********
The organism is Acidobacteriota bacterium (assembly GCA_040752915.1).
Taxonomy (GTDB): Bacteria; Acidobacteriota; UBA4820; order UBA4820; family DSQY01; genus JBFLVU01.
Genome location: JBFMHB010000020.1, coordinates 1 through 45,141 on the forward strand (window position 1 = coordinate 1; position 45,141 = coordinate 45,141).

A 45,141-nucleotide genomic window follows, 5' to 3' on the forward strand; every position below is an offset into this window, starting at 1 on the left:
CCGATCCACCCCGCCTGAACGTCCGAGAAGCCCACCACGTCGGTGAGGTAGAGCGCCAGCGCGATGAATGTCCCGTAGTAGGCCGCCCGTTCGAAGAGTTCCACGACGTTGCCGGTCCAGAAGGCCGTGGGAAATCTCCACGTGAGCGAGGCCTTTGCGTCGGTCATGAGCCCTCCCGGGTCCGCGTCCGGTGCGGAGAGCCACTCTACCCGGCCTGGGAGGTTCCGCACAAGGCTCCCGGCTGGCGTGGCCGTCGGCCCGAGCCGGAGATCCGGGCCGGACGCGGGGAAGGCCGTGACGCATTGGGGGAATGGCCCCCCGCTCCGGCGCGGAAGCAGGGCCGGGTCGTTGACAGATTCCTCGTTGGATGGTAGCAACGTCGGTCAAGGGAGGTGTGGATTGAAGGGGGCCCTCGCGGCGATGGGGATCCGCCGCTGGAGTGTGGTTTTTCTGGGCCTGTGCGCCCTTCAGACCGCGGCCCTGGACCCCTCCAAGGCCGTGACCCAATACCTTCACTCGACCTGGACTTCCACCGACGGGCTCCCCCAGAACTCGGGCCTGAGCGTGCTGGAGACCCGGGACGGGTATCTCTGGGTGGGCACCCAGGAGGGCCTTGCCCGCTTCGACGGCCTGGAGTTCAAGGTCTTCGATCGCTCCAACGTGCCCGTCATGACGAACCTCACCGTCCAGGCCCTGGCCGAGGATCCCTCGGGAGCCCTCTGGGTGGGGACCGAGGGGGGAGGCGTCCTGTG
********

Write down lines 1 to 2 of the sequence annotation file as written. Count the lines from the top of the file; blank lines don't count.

The organism is Acidobacteriota bacterium (assembly GCA_040752915.1).
Taxonomy (GTDB): Bacteria; Acidobacteriota; UBA4820; order UBA4820; family DSQY01; genus JBFLVU01.